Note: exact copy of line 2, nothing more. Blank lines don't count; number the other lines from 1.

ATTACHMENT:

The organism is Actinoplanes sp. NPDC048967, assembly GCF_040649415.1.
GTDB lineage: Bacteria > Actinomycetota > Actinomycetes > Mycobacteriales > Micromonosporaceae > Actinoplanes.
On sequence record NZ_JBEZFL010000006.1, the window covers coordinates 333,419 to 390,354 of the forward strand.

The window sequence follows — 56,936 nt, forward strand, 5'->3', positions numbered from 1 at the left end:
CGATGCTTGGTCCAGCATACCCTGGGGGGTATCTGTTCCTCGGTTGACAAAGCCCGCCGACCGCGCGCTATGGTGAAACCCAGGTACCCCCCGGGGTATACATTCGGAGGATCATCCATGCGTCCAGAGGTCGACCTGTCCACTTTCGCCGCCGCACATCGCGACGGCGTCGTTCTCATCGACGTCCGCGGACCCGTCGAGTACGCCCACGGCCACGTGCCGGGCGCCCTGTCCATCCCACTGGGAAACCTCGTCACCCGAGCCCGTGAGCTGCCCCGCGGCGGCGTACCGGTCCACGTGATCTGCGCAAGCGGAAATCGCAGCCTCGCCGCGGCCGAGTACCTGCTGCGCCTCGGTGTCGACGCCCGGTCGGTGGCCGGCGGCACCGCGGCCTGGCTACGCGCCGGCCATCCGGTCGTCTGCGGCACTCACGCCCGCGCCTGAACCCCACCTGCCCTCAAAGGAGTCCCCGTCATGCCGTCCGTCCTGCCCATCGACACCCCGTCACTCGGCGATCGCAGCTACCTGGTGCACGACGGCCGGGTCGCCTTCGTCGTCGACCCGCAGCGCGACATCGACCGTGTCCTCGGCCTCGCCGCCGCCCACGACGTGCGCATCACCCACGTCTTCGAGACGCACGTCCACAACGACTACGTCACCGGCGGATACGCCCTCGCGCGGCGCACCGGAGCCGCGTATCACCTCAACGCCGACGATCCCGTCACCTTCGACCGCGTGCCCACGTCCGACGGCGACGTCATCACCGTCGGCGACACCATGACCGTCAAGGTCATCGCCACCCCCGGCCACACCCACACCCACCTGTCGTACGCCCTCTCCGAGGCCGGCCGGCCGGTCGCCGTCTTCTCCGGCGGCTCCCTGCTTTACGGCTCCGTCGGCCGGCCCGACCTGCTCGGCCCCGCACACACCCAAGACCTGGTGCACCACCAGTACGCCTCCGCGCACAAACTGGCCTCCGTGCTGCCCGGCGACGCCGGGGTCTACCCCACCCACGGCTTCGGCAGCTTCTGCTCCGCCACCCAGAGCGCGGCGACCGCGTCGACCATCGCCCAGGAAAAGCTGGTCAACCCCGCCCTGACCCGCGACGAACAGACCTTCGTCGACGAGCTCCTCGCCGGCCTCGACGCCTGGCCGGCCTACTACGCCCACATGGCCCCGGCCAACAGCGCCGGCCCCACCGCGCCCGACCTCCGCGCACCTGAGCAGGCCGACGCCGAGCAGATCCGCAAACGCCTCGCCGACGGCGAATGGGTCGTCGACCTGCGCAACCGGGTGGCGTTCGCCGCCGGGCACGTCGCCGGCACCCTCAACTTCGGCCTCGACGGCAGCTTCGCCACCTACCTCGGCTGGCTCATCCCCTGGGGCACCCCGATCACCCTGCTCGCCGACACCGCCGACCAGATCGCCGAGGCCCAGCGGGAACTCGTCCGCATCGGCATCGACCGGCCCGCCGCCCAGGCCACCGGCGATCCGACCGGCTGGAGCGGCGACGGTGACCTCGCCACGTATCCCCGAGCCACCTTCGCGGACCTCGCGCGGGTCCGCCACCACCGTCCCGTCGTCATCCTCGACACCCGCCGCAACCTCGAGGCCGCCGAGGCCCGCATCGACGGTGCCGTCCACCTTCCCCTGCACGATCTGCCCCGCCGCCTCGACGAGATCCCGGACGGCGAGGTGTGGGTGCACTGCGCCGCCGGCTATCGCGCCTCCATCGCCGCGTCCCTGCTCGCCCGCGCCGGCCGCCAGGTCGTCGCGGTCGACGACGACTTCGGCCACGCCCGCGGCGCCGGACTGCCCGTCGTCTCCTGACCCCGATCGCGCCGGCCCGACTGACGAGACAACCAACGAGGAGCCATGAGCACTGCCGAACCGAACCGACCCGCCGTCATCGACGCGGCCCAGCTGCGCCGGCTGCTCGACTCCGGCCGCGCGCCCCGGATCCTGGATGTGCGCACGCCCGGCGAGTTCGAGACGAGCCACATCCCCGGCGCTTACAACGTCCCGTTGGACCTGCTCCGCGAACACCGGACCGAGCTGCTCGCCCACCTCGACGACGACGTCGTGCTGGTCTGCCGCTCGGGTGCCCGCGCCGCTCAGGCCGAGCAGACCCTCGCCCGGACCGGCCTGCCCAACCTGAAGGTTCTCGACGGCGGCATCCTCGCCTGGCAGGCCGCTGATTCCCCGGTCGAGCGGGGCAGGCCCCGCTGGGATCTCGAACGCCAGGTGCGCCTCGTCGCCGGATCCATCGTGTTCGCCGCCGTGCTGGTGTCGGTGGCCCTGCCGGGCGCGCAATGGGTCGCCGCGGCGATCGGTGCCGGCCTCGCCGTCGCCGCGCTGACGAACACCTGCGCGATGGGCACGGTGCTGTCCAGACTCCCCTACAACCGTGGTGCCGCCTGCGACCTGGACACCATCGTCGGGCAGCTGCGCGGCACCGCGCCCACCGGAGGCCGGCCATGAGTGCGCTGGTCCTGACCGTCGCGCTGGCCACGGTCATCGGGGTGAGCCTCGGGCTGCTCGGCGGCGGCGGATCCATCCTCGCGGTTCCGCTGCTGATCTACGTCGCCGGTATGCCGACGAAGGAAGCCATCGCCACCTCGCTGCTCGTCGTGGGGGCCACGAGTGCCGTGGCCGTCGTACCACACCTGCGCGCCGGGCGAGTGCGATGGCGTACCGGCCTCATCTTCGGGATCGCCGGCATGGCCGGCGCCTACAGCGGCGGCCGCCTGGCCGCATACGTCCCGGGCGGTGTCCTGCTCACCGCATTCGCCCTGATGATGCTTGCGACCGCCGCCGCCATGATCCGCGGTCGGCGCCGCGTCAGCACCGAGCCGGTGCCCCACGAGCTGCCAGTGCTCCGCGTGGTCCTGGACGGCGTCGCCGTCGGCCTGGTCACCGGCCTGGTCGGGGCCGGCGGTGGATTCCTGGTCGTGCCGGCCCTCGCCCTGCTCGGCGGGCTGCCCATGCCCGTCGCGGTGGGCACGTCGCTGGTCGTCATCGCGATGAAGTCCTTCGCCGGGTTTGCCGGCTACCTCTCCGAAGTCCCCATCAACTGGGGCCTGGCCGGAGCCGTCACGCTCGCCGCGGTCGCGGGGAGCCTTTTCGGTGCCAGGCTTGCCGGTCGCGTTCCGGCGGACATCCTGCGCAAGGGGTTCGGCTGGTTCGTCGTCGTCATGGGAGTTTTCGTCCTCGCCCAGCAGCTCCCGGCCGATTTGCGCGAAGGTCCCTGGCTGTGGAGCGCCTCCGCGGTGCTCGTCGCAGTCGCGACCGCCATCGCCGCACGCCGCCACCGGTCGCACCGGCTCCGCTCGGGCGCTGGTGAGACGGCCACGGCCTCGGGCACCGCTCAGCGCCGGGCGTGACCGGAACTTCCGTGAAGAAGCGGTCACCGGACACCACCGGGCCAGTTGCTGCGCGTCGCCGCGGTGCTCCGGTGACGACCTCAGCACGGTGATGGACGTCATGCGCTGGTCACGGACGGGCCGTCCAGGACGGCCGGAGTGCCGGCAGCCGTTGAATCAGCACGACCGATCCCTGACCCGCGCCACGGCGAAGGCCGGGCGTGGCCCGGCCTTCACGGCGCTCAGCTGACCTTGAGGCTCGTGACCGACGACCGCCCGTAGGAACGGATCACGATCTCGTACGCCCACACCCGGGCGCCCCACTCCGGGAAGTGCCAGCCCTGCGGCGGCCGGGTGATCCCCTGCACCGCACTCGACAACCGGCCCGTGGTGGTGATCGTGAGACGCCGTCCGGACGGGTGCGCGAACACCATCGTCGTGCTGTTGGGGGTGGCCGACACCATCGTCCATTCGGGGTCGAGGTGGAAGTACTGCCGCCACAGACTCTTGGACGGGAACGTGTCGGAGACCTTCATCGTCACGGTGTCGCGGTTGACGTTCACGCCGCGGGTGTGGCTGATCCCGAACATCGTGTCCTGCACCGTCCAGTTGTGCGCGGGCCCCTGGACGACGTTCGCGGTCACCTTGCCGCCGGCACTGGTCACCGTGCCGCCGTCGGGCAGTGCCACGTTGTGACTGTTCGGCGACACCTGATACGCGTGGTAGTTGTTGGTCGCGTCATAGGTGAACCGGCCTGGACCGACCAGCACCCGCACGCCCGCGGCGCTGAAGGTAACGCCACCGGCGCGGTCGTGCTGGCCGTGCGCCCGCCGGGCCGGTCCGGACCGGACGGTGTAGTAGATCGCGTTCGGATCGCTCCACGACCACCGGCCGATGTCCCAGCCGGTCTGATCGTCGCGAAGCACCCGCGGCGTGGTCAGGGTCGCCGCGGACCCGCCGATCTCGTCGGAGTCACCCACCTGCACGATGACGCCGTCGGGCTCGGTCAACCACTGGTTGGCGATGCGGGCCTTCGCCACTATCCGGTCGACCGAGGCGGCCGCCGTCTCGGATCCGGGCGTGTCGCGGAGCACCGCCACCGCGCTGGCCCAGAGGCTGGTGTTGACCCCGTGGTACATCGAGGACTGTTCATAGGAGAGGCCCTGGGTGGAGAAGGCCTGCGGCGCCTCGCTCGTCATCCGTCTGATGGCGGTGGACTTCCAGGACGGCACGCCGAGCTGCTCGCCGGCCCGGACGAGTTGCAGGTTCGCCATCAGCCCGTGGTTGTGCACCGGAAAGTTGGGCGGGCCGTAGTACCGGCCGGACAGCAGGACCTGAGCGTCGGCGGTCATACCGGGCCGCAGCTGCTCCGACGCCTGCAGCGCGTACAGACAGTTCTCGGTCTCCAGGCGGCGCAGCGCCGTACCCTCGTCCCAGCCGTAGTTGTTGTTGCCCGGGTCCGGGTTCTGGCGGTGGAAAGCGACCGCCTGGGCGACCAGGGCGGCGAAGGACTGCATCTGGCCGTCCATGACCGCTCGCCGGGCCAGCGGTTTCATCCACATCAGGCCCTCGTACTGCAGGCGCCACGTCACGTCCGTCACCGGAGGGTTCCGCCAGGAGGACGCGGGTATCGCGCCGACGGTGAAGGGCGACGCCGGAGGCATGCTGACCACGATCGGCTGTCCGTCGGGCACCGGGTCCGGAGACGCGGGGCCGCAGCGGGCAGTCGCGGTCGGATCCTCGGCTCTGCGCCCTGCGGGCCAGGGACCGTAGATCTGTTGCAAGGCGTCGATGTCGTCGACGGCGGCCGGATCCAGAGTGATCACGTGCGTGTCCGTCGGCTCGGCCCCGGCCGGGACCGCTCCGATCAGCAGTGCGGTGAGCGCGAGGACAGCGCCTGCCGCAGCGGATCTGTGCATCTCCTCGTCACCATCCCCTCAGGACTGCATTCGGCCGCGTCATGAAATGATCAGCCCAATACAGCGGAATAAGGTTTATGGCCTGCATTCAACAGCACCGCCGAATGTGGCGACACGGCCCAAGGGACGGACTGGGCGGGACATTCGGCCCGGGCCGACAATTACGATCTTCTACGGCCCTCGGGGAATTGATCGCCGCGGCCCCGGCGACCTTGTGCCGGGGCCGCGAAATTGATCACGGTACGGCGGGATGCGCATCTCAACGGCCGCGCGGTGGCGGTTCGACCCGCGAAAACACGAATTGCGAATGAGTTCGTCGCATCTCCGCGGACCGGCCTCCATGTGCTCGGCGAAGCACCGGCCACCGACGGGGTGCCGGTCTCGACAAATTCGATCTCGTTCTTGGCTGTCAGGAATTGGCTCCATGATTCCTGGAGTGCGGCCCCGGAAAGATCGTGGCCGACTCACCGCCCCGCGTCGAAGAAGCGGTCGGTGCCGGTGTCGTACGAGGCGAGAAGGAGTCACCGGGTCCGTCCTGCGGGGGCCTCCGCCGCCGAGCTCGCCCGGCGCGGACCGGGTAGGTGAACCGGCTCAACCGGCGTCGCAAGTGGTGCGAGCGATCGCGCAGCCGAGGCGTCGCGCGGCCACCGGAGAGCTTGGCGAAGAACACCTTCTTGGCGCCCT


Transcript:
GTDB lineage: Bacteria > Actinomycetota > Actinomycetes > Mycobacteriales > Micromonosporaceae > Actinoplanes.